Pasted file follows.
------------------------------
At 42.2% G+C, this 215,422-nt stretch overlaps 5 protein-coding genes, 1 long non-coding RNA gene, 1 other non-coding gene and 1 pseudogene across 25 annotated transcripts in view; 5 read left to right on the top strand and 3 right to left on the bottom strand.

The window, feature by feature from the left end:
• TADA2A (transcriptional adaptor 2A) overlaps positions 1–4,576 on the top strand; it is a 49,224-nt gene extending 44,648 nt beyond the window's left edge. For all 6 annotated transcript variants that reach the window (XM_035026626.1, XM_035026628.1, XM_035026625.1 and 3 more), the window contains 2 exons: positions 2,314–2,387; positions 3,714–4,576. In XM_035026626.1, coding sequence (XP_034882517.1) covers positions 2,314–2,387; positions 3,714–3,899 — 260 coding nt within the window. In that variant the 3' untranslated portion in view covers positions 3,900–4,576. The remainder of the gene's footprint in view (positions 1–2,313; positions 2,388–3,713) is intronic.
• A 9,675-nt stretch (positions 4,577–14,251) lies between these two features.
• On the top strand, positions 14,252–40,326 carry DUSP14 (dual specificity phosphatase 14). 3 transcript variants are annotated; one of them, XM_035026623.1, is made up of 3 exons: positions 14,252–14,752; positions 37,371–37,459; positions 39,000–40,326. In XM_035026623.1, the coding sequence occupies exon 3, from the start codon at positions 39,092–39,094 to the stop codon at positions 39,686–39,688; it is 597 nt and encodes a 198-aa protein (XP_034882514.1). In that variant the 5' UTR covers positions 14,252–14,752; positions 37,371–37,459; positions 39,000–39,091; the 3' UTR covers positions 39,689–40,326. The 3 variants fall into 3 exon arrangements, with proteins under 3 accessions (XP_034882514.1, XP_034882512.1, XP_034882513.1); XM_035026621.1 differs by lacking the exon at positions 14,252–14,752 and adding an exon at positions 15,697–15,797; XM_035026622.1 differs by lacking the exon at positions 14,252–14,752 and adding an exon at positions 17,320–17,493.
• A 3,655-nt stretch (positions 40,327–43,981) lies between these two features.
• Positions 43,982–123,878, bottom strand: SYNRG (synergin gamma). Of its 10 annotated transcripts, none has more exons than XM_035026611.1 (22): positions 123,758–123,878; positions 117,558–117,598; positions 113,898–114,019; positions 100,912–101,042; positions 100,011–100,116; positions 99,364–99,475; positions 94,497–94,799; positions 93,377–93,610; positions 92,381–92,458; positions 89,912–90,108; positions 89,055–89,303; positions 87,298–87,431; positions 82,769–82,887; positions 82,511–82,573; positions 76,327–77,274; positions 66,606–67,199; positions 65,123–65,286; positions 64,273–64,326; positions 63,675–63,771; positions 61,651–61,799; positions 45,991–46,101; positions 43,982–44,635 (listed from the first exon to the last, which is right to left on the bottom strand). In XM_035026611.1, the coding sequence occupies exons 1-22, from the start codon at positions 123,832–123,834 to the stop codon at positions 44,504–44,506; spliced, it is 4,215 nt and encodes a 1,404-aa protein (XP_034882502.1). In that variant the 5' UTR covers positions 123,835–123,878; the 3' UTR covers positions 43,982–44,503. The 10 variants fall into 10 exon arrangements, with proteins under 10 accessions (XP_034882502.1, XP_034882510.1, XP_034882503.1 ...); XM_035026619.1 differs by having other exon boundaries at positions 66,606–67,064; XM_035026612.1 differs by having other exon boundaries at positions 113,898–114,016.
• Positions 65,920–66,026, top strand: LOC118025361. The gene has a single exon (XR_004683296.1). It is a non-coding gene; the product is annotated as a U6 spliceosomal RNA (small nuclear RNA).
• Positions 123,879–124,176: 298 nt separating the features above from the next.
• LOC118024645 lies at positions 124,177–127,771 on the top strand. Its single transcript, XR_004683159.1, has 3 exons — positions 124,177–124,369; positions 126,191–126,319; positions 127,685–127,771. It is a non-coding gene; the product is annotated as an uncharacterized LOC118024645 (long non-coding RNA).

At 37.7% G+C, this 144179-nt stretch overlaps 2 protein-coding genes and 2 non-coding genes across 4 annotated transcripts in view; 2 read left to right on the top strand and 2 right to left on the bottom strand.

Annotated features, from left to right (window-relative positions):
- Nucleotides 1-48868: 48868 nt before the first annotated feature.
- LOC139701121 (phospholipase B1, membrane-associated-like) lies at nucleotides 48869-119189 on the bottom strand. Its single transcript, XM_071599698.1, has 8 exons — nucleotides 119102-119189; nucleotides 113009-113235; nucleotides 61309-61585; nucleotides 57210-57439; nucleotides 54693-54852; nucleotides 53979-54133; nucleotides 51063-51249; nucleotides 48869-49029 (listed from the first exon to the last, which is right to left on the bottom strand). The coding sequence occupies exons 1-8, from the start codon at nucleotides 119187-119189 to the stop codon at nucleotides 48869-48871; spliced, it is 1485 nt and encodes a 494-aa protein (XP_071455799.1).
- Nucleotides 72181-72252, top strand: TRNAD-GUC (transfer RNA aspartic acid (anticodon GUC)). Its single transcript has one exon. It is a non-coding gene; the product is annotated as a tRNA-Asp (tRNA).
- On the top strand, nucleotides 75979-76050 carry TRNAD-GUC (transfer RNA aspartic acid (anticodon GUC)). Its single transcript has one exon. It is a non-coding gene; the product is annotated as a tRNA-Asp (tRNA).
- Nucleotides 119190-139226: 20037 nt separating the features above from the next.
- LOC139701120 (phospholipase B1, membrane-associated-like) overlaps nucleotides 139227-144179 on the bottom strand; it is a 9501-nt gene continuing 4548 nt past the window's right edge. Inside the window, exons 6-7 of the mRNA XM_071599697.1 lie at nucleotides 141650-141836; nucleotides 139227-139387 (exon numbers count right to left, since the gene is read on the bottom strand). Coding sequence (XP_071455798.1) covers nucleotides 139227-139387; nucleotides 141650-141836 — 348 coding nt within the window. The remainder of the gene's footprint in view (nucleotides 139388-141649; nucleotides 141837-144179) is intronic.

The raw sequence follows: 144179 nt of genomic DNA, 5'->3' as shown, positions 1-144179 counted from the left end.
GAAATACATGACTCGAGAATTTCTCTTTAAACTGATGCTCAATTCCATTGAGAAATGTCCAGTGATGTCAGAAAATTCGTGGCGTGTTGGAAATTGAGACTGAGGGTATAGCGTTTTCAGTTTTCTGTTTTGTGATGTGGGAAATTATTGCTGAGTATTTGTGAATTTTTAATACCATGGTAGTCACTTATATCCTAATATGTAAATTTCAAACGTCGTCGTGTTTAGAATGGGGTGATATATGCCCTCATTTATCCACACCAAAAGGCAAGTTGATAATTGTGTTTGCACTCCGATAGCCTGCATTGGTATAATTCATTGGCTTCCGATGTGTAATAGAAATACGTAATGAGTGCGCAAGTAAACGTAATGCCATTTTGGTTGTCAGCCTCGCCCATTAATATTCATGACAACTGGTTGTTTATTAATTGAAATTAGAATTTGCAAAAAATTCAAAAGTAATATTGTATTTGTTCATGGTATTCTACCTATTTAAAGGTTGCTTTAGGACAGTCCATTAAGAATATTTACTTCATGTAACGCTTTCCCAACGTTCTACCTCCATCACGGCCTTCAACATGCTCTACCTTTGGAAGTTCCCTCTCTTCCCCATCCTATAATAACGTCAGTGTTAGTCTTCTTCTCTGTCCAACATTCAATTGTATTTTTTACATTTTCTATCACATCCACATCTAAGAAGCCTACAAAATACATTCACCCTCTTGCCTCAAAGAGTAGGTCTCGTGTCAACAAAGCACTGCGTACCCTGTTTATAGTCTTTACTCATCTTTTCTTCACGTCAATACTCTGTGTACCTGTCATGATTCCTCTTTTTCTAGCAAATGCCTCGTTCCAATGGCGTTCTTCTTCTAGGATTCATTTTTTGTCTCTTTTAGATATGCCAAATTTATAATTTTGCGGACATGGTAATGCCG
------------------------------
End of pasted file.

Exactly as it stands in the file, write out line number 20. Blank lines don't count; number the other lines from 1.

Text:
GAAATACATGACTCGAGAATTTCTCTTTAAACTGATGCTCAATTCCATTGAGAAATGTCCAGTGATGTCAGAAAATTCGTGGCGTGTTGGAAATTGAGACTGAGGGTATAGCGTTTTCAGTTTTCTGTTTTGTGATGTGGGAAATTATTGCTGAGTATTTGTGAATTTTTAATACCATGGTAGTCACTTATATCCTAATATGTAAATTTCAAACGTCGTCGTGTTTAGAATGGGGTGATATATGCCCTCATTTATCCACACCAAAAGGCAAGTTGATAATTGTGTTTGCACTCCGATAGCCTGCATTGGTATAATTCATTGGCTTCCGATGTGTAATAGAAATACGTAATGAGTGCGCAAGTAAACGTAATGCCATTTTGGTTGTCAGCCTCGCCCATTAATATTCATGACAACTGGTTGTTTATTAATTGAAATTAGAATTTGCAAAAAATTCAAAAGTAATATTGTATTTGTTCATGGTATTCTACCTATTTAAAGGTTGCTTTAGGACAGTCCATTAAGAATATTTACTTCATGTAACGCTTTCCCAACGTTCTACCTCCATCACGGCCTTCAACATGCTCTACCTTTGGAAGTTCCCTCTCTTCCCCATCCTATAATAACGTCAGTGTTAGTCTTCTTCTCTGTCCAACATTCAATTGTATTTTTTACATTTTCTATCACATCCACATCTAAGAAGCCTACAAAATACATTCACCCTCTTGCCTCAAAGAGTAGGTCTCGTGTCAACAAAGCACTGCGTACCCTGTTTATAGTCTTTACTCATCTTTTCTTCACGTCAATACTCTGTGTACCTGTCATGATTCCTCTTTTTCTAGCAAATGCCTCGTTCCAATGGCGTTCTTCTTCTAGGATTCATTTTTTGTCTCTTTTAGATATGCCAAATTTATAATTTTGCGGACATGGTAATGCCG